- Slides: 13
Shareowners in Global Corporate Governance OECD/World Bank South East Europe Corporate Governance Roundtable Bucharest, Romania September 2001 Stephen Davis, Ph. D.
Why Corporate Governance? n Emerging investor consensus : Activism pays n Emerging company response: investor rights and protections are perceived to lower risk, bringing more capital at lower cost n Better performance
Activism Findings: Mc. Kinsey n n n Investors would pay an 18 -28% premium for superior board and disclosure practices Board quality is often more important than financial issues in stock selection The less investors trust shareholder protections, the more they value governance. Companies with poor governance face a steep barrier in gaining access to capital.
UK Switzerland Sweden U. S. 17. 9 18. 0 18. 2 18. 3 Chile Argentina Mexico Italy 20. 8 21. 2 21. 5 22. 0 Netherlands Spain Belgium France Germany Japan Taiwan 18. 5 19. 2 19. 6 19. 8 20. 2 Brazil Korea Malaysia Thailand Indonesia Columbia Venezuela 22. 9 24. 2 24. 9 25. 7 27. 1 27. 2 27. 6
Other Recent Evidence… n n Stanford U: Strong link between governance and value in Russia (Bernard Black) CLSA: Best governance yields double value in emerging markets Univ. of Vienna: shareowner monitoring critical where blockholders wield control (Klaus Gugler) Wilshire 2001: ‘Cal. PERS Effect’ activism made companies jump from 96% under to 14% over market
And still more n n ANZ study: Poor governance cost NZ 7% Stiglitz/World Bank: Privatization only works in combination with good corporate governance Millstein/Mac. Avoy: Good boards=premium Harvard Business School: Activist institutions associated with positive corporate performance
Shareowner Trends n n n Routine Voting: More monitoring, less expense Benchmarks: Codes, pressure on indexers and analysts, ratings International Alliances: Cal. PERS/Hermes, ICGN, World Bank/OECD GCGF Investor Taskforce, , GIGN, ACGA n n Cross-Pollination of Tactics, Ideas: Web Disclosure Rules: Policy statements required UK, Australia, Germany, Stakeholder Issues, Unions: ICFTU, Rio Tinto, climate change Focus Funds: Target under-performing, under-governed companies or tilt toward well-governed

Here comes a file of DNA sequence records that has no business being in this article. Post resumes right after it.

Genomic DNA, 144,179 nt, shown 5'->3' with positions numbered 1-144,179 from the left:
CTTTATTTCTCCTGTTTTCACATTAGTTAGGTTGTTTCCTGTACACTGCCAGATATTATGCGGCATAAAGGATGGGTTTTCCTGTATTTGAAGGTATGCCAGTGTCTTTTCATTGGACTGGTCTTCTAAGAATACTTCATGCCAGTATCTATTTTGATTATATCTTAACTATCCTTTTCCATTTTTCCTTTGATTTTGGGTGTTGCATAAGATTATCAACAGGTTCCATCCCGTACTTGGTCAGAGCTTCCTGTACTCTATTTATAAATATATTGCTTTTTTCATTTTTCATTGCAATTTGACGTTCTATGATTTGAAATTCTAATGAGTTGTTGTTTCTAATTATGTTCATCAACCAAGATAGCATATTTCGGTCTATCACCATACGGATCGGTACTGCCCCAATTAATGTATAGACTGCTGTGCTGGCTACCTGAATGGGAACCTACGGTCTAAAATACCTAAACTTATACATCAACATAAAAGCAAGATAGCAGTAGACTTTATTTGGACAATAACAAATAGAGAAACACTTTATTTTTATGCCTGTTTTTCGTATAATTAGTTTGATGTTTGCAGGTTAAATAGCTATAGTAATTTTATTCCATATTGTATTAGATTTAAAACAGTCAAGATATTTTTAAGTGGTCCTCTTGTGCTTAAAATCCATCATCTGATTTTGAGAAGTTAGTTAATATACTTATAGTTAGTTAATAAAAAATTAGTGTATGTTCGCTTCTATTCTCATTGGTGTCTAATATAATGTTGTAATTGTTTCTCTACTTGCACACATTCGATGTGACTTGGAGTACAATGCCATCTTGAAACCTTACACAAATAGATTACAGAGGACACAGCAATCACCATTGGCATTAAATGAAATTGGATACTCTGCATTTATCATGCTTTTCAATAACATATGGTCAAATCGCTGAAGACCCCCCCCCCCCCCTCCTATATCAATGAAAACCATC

Case Studies: Costly Errors n Petro. China u n Poor governance profile damaged IPO Tomkins u Imperial CEO suppressed value, triggering rebellion
Case Studies: Success Stories n Daewoo Securities and Grupo Elektra u n Shell u n Investor rebellion spurs IR overhaul Pfizer u n Open governance reform dialogue with foreign investor Focus on governance wins merger backing Vivendi u Governance initiative gains investor support for merger
What Shareowners Want Companies to Do n Create a Corporate Governance Balance Sheet u u n Overhaul Investor Relations u u u n n Identify CG assets and liabilities Consider a CG rating Add research & development—find best new ideas Re-position road shows to reach right investors Gather intelligence on investor priorities Modernize the proxy/AGM notice—use web Introduce a code, IAS, governance disclosure
What Shareowners Want Policymakers to Do n n Mc. Kinsey 2001: improve law, regulation and attack corruption Local benchmarks reflecting global standards Disclosure rules to allow application of benchmarks and promote integrity Law & regulation empowering shareowners—easier voting and communication, protection of minorities n Tax and statutes to spur shareowner value—incentive pay, end to cross-holdings, fair takeover rules
Conclusion n Assume there are no borders in corporate governance. Institutional investors from any part of the globe are monitoring markets and companies everywhere and basing decisions, in part, on how they rank with global competitors on governance criteria.
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